To realize the main initiative goals of raising the city’s electricity self-sufficiency rate and to save 2 million TOE (tons of oil equivalent) of energy by 2014, the referred multi-faceted approach composed by 78 specific projects in six policy categories lead the random selection of 10 key action plans:

 

  1. Sunlight city – Make Seoul a city of sunlight where the entire city is a PV plant (320 MW) that will produce clean energy infinitely;
  2. Energy self-supply of core facilities – Ensure energy self-sufficiency of core facilities by fuel cells (230 MW). Seoul city builds hydrogen fuel cell stations and small scale hydro plants for a stable power supply;
  3. Building retrofit program – Improvement of 12.200 buildings including high-energy-consuming buildings, mid-to-large-sized buildings, individual houses, office buildings, public rental houses, municipal welfare facilities and schools;
  4. City of Smart Lights – Replacement of lighting devices in public offices, street furniture, subway stations, underground shopping centers, large office buildings, department stores and other multi-use facilities with 8 million highly energy-efficient LEDs units;
  5. Launch of a “2030 City Master Plan” with a vision focused on low-energy-consuming compact city – Introduction of an “energy consumption cap” comprised in a new urban management system for the process of conceiving and evaluating urban development and regeneration plans;
  6. Reinforce design standards for new buildings by introducing energy cap and other measures – Establish stricter building design standards for new buildings that are required to introduce the “energy consumption cap” and follow the green building design guidelines;
  7. Car-sharing – Expansion of the car-sharing scheme to achieve 150.000 memberships for car-sharing scheme;
  8. Green job creation – Creation of 40.000 green jobs in green industries, including new and renewable energy industry;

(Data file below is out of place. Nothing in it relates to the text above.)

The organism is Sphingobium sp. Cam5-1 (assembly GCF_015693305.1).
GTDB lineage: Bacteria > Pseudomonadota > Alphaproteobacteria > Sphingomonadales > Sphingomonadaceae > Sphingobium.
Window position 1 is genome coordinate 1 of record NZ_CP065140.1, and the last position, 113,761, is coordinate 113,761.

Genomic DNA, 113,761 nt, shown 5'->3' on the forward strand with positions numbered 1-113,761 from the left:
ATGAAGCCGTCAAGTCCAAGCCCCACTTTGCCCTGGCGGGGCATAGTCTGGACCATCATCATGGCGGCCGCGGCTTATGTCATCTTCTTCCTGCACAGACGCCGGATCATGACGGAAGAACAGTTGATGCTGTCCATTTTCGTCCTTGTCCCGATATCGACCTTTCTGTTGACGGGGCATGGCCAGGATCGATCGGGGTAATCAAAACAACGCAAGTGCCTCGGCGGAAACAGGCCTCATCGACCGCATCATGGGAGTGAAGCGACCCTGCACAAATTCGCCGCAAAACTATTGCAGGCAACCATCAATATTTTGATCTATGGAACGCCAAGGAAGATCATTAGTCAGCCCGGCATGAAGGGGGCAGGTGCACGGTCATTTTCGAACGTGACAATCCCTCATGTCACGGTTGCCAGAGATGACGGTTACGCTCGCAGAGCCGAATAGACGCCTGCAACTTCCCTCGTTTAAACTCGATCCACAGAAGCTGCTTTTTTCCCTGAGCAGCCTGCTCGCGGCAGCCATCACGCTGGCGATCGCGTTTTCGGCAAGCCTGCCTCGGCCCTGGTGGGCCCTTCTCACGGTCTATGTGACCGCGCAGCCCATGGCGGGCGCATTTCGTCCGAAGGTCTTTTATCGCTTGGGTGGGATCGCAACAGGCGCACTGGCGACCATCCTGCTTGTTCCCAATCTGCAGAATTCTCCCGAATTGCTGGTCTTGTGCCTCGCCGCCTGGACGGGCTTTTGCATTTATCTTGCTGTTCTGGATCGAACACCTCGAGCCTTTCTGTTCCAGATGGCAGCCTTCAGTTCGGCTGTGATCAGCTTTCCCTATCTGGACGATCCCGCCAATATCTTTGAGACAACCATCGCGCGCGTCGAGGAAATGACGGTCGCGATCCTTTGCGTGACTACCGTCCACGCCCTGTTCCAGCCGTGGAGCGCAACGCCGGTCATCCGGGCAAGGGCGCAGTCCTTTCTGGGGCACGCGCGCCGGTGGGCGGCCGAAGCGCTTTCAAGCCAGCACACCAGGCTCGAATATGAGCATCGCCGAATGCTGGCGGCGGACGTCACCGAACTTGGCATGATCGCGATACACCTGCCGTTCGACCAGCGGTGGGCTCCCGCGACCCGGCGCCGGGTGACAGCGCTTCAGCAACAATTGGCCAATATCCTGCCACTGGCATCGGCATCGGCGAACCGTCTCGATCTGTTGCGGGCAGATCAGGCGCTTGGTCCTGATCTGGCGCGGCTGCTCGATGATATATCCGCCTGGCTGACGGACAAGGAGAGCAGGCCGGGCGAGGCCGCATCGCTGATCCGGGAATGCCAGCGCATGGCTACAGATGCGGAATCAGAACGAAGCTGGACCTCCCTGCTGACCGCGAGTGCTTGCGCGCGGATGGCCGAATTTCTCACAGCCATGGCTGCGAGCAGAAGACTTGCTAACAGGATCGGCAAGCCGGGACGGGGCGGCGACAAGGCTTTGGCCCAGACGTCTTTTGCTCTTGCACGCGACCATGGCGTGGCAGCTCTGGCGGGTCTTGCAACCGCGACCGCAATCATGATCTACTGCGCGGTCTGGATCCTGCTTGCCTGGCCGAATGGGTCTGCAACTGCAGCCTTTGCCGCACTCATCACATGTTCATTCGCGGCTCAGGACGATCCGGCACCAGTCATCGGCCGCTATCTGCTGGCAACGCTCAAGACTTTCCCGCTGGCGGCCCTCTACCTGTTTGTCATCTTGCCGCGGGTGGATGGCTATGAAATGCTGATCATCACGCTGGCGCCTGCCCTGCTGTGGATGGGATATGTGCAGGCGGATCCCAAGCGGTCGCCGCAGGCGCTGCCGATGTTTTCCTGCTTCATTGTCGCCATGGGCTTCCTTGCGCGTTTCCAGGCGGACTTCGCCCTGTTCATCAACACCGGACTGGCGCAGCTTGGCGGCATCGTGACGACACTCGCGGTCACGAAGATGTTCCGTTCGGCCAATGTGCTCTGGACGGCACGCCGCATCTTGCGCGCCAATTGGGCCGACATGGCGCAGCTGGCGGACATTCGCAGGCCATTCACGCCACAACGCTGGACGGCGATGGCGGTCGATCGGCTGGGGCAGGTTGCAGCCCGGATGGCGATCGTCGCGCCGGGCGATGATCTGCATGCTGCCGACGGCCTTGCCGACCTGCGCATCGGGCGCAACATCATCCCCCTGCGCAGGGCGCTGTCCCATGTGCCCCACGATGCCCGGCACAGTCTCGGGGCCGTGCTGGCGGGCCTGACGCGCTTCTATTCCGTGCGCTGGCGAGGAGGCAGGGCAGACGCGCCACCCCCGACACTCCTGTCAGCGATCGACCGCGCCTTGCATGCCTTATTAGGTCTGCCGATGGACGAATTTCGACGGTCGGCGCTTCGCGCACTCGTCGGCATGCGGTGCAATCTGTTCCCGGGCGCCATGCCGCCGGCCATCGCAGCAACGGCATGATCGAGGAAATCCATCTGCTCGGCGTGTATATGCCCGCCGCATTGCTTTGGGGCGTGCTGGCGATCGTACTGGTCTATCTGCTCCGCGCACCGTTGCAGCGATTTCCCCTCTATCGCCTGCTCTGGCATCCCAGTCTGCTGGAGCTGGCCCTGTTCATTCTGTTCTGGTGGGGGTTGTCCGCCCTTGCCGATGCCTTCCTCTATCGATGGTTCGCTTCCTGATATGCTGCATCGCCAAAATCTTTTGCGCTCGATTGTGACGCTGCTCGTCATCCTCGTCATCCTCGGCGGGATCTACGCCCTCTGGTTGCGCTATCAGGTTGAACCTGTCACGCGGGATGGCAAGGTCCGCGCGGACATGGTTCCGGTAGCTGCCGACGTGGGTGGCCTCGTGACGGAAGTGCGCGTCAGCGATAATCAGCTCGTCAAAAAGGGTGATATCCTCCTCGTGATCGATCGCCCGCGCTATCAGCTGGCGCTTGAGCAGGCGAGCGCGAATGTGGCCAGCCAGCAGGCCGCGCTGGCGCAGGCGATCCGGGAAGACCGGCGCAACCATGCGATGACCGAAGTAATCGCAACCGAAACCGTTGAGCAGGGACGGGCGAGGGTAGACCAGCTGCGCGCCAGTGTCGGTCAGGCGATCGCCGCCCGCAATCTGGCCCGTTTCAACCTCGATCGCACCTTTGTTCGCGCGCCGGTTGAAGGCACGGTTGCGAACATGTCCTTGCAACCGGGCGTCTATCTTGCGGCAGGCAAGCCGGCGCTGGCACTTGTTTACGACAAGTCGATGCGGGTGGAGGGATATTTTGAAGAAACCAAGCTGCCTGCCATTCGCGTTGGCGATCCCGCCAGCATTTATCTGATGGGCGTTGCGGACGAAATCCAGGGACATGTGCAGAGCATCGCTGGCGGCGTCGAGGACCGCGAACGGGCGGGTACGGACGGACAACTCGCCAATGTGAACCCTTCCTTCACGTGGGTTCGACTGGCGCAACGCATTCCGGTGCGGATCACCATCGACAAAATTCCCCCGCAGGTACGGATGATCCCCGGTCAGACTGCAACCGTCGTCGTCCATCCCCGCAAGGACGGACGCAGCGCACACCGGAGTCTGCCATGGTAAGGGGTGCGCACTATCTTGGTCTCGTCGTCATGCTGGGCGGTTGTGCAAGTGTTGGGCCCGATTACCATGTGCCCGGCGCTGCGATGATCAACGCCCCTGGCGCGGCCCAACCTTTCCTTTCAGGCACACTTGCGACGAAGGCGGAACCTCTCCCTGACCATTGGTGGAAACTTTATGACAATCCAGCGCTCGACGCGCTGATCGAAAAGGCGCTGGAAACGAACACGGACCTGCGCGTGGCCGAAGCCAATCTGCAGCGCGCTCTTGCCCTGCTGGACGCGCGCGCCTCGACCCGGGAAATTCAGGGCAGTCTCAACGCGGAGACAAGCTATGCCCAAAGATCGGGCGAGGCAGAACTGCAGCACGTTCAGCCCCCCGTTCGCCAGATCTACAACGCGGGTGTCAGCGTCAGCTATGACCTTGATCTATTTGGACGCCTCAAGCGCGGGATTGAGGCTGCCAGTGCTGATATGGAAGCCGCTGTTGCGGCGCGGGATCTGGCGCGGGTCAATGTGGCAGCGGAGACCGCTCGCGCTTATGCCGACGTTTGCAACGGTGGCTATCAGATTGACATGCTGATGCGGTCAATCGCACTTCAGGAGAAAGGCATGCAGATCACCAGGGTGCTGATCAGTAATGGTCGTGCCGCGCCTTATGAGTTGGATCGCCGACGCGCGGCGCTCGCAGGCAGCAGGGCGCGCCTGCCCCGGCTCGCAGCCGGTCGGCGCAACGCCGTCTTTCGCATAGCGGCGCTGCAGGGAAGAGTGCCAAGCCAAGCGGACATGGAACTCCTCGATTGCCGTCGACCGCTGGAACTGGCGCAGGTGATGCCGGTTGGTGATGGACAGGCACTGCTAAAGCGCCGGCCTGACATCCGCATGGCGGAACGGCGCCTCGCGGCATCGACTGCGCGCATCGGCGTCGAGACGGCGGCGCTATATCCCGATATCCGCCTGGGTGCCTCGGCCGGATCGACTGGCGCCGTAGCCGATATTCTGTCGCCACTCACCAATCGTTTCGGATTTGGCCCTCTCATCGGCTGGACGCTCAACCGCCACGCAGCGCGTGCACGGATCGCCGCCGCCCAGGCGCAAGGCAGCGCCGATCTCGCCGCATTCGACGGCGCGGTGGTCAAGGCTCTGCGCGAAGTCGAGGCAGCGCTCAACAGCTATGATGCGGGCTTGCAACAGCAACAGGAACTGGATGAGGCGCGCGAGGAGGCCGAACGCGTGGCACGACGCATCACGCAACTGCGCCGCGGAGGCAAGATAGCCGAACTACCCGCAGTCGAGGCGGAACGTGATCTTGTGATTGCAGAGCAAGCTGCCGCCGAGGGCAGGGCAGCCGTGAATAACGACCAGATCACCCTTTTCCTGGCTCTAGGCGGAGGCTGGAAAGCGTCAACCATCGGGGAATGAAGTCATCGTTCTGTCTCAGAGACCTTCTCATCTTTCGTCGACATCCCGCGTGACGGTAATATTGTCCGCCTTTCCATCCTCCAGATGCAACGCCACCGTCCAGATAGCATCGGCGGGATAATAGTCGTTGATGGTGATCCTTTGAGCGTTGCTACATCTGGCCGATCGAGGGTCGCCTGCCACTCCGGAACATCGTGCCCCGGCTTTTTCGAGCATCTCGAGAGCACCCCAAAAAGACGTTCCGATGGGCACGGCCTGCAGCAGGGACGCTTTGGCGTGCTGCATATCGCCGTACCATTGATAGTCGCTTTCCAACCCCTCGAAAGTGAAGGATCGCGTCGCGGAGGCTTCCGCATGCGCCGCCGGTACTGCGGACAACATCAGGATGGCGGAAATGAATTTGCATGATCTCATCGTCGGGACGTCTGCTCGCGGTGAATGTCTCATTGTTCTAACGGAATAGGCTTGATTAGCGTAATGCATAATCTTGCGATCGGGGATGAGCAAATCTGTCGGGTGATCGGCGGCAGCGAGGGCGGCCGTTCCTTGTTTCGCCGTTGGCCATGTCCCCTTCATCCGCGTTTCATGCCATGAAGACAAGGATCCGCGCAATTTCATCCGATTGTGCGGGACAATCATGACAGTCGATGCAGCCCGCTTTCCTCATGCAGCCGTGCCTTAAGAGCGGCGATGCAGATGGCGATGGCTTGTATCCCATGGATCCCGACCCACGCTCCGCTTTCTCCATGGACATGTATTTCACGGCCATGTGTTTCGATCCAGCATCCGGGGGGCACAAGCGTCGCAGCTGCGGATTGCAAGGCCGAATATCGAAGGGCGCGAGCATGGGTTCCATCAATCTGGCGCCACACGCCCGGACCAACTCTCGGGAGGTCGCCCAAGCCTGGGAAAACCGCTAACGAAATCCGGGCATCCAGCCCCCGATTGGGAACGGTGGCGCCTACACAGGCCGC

9. Energy-saving citizen lifestyle – Creation of a set of citizen’s initiatives - citizen commission and executive committee, eco-mileage program, and the energy guardian angels corps - to conduct and expand the energy saving movement among citizens in neighborhood, at home and schools;
  10. Seoul natural energy foundation – establish and operate an energy foundation that will act as the epicenter of the campaign, lead the energy policy shift and implement the projects in a more organized way.

 

Pilot citizen’s empowerment

The initiative collected a huge support of public participation, counting more than 20 events to listen to the opinions of the city citizens’ groups and various organizations.

On the first year of the campaign, citizens of various backgrounds (companies, civil society groups, schools, universities, etc) joined forces to create a citizen’s commission and executive committee for the One Less Nuclear Power Plant campaign composed of 47 advisors and experts, to support the several individual projects, and also to play a key role in strength the Seoul citizen’s power.




Links

http://relaunch.citiesclimateregistry.org...pdf